Still not quite there……

A few weeks ago I took the notion to ride 100 miles. As someone who has been very active in the past I was quite certain the miles were still in the legs. The thing about cycling is unless you completely stop the speed and speed is the first to go followed by endurance. If up to this point you’ve ridden fairly consistently over a number of years it’s quite surprising what you can achieve by slowing down a little.

What if you’re not or have rarely been consistent in riding your bike? Set yourself a challenge to ride a distance in a day you think it’s impossible to do. It’s not. Join a group of friends or similarly minded folk and set about training for that challenge distance. Be realistic. We all have other commitments on our time for example Jobs, family or friends. I’ve always found consistency to be key. If you have 3 hours a week but you could spare 6 build up to that. Find yourself with extra use it well.

I made my ride with help from my friends. We stopped a couple of times for refreshments. It doesn’t have to be 100 but the sense of achievement is great. My next challenge will be 200miles in a day, I will have to train for that! It may not be this year, I’m working on a challenging but interesting route. My enjoyment of cycling is now far nearer to the touring ethic. I do still like the comfort of Lycra though. My next bike will far nearer to a touring bike with lots of bags to enable me to take supplies and camping equipment.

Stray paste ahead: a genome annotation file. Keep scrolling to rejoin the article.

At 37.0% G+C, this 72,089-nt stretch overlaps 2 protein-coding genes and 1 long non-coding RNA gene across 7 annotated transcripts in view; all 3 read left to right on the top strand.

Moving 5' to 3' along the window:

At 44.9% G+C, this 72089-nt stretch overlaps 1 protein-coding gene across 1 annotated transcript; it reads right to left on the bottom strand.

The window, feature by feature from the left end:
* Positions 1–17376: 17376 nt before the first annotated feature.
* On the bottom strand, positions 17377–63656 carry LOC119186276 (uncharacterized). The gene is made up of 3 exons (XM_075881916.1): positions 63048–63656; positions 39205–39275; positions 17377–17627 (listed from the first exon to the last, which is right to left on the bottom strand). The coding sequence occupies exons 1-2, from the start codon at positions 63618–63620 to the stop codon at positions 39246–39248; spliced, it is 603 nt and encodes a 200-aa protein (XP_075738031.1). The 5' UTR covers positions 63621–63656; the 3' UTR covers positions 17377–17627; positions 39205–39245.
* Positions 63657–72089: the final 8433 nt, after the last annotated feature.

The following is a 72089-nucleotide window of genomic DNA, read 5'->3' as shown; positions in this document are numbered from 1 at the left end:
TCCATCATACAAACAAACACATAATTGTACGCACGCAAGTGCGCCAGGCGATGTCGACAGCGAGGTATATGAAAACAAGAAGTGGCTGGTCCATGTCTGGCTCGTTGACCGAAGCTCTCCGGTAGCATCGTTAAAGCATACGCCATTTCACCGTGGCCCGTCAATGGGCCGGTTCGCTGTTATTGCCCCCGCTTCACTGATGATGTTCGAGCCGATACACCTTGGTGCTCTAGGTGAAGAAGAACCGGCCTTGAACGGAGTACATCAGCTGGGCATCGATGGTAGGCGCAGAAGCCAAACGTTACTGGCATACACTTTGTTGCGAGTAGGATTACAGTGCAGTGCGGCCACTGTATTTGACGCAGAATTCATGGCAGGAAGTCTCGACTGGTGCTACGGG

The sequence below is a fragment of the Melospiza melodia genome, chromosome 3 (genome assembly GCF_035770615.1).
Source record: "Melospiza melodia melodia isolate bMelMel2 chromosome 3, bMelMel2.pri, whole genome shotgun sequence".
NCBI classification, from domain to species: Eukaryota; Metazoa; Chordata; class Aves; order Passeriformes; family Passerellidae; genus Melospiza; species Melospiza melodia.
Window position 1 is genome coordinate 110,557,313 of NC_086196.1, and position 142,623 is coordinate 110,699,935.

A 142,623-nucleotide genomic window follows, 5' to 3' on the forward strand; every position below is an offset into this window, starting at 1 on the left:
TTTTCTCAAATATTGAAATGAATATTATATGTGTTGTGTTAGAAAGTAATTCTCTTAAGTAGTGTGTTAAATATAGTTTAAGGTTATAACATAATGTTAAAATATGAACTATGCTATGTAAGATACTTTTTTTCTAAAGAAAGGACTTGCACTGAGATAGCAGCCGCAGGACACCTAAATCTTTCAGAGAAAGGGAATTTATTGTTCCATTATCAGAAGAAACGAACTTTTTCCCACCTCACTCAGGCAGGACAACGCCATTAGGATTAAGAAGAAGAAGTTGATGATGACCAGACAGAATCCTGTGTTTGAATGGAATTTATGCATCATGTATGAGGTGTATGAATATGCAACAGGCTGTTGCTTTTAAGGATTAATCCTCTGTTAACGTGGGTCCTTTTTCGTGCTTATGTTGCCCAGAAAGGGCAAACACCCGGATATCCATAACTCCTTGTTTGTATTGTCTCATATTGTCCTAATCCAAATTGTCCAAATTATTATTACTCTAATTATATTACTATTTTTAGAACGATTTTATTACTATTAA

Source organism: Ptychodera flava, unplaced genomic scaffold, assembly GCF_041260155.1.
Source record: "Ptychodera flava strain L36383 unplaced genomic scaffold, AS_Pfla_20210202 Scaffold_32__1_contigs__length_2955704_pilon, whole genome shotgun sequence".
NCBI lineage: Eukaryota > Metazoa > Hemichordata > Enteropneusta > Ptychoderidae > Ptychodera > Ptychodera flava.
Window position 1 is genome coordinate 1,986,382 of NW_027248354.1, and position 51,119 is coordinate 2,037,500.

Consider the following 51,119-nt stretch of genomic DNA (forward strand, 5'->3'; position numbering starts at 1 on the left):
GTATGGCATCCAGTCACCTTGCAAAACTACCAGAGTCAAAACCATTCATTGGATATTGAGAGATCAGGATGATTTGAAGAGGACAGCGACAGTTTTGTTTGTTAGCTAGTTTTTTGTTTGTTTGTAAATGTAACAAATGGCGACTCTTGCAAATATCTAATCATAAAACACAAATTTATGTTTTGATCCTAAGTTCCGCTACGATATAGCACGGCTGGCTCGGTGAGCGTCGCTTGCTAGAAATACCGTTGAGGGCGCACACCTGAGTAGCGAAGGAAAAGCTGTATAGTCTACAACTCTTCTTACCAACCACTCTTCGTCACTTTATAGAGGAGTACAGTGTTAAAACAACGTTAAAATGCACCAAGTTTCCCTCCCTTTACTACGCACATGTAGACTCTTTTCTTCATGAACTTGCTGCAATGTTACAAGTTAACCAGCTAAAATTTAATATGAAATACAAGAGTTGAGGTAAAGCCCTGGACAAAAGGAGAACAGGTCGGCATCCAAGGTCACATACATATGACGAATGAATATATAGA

When I take some time off in the school summer holidays I want to ride 30-40-miles a day with my 8 year old son and camp somewhere. That’s the plan for now. It may sound like a big ask but he cycled 10 miles last summer and has done that again twice already this year. The answer was snacks and regular stops. With the Derwent Walk on our doorstep it’s quite easy to create some routes without having to ride on the road. I’m not against that in fact quite the opposite. He needs to understand how to ride confidently and safely on a road. Keep calm at all times. Small amounts of experience before they encounter this in Bikeability, at a slightly older age.

The rise of Gravel/Adventure bikes has got us very much closer to a bike that will do most of what the typical cyclist would need. I like to think of them as the natural evolution of touring bikes. Lots of extra frame mounts allowing multiple bags and additional water bottles to be frame fitted. A true multi purpose bike. Touring bikes are very much still around and are a s capable as any adventure bike, particularly Dawes Cycles excellent Galaxy. When I have my Kinesis Tripster AT built I’ll write about our adventures. With a bit of imagination these frame sets can be built into many different bikes.